David Rasche and Fred Willard in Elvis and Juliet

(Photo © Kim T. Sharp)
David Rasche and Fred Willard in Elvis and Juliet
(Photo © Kim T. Sharp)
If you hear some rumbling at the June Havoc Theatre, the home of Mary Willard's Elvis and Juliet, that would be both William Shakespeare and Elvis Presley spinning in their respective graves. In this one-joke sketch that's been embarrassingly stretched into a full two-act comedy, Romeo & Juliet is spoofed if not beyond recognition, then certainly beyond repair.

Here's the set-up: Elvis Aaron Lesley (Haskell King) has fallen in love with Juliet Jones (Lori Gardner), the daughter of an eminent Yale professor. Elvis and Juliet want to get married, but their families, in a clash of cultures, stand in the way of their happiness. This concept could have actually yielded some interesting results, but Willard and director Yvonne Conybeare have reached for the simplest and most obvious jokes -- which only become more lame and shrill as the play lumbers to its unconvincing climax.

The bulk of the mediocre first act takes place in Las Vegas when Juliet meets Elvis' family. Elvis' father, Arthur Lesley (Fred Willard) is a handsomely paid impersonator of The King. The Lesley family lives in an eight-bedroom house and they own plenty of luxury cars, from a Rolls Royce to a pink Cadillac. But the family is a cliché that makes the Clampett Family look like English royalty. Ignorant as well as pridefully sexist, Arthur is literally as narrow as the Las Vegas Strip. His wife Becky (Pamela Paul) is blissfully happy in their marriage, although their daughter, Lisa Marie (Christy McIntosh) is clearly not the family favorite. The future of the Lesley family is seen in Elvis, who Arthur intends to include in his act. The problem: Elvis wants to be an economist.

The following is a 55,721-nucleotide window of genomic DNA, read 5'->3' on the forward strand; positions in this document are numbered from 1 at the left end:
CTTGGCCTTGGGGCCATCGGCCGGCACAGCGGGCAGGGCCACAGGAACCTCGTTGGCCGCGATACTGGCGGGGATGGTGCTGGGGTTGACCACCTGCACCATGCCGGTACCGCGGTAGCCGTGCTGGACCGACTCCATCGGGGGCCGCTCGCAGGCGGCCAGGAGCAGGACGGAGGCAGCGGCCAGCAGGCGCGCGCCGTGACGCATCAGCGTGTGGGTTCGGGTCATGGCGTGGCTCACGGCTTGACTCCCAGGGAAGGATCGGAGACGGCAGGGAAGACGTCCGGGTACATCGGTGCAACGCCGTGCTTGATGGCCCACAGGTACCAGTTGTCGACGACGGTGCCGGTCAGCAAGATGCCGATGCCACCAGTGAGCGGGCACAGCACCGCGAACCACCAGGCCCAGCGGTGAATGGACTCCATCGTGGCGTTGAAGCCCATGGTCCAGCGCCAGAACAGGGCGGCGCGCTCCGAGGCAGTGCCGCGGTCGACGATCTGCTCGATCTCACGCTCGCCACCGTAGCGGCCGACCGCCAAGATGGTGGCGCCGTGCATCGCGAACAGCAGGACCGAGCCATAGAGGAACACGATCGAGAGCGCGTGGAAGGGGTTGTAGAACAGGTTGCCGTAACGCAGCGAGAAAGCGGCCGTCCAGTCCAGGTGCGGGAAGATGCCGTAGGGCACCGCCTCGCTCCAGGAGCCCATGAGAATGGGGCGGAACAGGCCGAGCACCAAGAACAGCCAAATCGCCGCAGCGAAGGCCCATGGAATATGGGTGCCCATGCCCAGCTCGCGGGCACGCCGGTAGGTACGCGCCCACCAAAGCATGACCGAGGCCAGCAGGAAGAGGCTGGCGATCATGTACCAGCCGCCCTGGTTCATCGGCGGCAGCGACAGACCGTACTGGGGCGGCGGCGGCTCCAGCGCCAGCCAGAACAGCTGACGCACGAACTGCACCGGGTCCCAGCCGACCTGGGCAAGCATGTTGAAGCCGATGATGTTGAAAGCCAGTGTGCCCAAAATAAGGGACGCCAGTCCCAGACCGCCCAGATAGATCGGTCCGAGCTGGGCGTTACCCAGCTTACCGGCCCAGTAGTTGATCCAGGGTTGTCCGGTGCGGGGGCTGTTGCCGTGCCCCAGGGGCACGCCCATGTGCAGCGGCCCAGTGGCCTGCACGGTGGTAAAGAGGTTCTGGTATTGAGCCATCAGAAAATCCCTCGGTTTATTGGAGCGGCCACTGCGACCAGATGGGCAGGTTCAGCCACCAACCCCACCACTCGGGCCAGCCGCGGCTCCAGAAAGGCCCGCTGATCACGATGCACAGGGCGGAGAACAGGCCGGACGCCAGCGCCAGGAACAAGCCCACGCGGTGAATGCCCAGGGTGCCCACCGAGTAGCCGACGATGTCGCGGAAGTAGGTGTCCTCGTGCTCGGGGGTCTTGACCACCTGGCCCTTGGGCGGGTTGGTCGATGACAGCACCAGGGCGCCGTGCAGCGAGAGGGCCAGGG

There are some funny lines tossed here and there, but most of the comedy comes from Uncle Joey (David Rasche), a Vegas tribute artist specializing in Dean Martin and Frank Sinatra. The deliciously over-the-top Rasche is the only reason to see this show, while Willard, who should be getting laughs out of his Elvis persona, seems oddly hemmed in by his role.

Act two is the flip side of the first act, but it is hardly flip in its tone. Here, we meet Juliet's smug, supercilious Connecticut family. They speak Latin to each other. Even their 10-year old daughter speaks French fluently. So when the Lesleys come to visit, Juliet's family can't help but look down their noses at these show business cretins. The insults thrown back and forth are intended to get laughs, but by this time the constant use of Elvis Presley song titles and literary catch-phrases can no longer cover up the lack of good writing. So here's one of our own: Elvis and Juliet is a hunka hunka burnin' trash.